U.S. President Barack Obama said Sunday he expects a "rigorous" investigation into allegations of Secret Service misconduct in Colombia, warning that he would be "angry" if they were true.
The scandal overshadowed Mr. Obama's diplomatic work at the Summit of the Americas in Cartagena this weekend.
U.S. officials said Saturday that 11 Secret Service personnel sent to Colombia ahead of President Obama's visit were sent home and placed on administrative leave pending an investigation of alleged misconduct that involved prostitution. Five U.S. military staff assigned to support the Secret Service were confined to their barracks in Colombia.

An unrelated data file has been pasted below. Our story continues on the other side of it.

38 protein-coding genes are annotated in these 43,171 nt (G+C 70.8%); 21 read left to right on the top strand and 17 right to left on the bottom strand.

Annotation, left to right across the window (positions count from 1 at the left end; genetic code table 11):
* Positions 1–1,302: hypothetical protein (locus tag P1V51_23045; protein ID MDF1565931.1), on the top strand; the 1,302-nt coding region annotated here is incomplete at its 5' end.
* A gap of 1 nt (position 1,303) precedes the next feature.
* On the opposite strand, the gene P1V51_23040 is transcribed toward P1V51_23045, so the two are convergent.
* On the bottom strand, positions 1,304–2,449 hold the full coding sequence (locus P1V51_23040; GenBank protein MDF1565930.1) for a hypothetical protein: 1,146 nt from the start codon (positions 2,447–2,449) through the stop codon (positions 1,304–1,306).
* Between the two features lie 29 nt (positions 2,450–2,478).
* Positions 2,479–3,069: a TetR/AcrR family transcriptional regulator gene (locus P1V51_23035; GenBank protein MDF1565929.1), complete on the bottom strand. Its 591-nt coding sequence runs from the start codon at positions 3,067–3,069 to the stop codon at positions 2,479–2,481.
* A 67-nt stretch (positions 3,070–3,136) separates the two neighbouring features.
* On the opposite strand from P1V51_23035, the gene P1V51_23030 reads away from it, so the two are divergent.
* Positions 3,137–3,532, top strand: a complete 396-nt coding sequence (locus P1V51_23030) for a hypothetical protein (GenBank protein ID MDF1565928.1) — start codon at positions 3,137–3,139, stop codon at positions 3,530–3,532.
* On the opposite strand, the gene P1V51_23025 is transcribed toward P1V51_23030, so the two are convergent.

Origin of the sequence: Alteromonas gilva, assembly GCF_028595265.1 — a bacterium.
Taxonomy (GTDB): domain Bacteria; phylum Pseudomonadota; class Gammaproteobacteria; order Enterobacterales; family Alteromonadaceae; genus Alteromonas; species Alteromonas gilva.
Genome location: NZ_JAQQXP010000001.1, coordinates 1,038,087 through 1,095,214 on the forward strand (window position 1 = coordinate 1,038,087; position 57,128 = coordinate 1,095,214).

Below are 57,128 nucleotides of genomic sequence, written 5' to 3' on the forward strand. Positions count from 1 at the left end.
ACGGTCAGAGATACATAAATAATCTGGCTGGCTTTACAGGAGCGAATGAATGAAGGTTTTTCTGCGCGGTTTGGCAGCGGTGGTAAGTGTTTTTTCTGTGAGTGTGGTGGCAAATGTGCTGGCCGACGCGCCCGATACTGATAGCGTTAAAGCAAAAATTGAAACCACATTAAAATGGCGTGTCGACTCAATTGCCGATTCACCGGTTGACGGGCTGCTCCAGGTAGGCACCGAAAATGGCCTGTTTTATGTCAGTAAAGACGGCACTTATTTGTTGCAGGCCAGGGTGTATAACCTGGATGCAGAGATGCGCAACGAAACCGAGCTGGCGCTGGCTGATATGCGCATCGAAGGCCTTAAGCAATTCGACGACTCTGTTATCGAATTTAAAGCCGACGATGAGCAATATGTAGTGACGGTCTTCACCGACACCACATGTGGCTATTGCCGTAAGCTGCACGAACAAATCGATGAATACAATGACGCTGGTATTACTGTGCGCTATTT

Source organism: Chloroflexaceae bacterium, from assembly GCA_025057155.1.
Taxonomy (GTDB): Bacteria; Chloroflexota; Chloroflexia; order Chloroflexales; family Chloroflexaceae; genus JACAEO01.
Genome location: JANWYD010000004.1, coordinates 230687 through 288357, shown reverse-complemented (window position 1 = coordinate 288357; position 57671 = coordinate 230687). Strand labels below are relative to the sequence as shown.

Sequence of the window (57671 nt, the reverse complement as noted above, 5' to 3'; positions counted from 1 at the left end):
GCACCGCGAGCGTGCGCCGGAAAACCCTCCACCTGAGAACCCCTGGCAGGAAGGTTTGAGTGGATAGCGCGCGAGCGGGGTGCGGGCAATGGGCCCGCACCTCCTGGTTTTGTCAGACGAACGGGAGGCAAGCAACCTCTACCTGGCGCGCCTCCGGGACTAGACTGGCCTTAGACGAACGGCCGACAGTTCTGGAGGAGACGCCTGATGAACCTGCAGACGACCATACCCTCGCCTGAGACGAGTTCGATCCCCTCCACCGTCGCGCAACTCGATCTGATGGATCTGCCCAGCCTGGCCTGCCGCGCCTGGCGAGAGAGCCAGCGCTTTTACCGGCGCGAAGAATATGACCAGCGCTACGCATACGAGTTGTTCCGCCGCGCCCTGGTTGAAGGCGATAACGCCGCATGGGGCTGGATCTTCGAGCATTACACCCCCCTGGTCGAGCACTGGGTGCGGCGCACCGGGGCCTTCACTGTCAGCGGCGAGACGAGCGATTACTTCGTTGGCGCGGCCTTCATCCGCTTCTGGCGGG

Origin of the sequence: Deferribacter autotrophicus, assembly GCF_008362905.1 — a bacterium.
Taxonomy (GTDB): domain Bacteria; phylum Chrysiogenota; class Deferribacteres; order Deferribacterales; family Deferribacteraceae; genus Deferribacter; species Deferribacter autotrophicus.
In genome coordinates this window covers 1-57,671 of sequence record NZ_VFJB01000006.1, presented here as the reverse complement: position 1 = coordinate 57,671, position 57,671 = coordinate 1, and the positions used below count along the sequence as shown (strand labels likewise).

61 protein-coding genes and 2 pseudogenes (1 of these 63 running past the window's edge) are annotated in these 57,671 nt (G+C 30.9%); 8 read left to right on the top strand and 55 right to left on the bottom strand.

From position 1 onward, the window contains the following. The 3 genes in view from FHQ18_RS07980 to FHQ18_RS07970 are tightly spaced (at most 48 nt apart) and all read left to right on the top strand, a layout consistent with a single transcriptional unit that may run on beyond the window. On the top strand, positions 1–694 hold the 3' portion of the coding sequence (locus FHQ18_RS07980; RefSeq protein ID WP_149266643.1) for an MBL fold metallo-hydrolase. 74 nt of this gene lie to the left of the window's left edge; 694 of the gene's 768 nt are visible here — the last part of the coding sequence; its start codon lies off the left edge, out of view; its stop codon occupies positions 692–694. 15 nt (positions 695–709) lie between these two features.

The alleged misconduct is said to have taken place before Mr. Obama arrived in the resort city of Cartagena Friday for the Summit of the Americas.
Mr. Obama cast the incident as isolated and praised the Secret Service as a whole.
Earlier Sunday, a leading Republican in the House of Representatives said he believed the incident in Colombia was probably not an isolated incident.
California Representative Darrell Issa said, "Things like this don't happen once if they didn't happen before." Issa, chairman of a House oversight committee, told CBS television's Face the Nation program he did not know if Congress would hold hearings on the incident.
Of primary concern, he said, is that agents who misbehave are vulnerable to blackmail and therefore could risk the security of the president and others under their protection.
The Secret Service has said none of the personnel involved were assigned to protect Mr. Obama.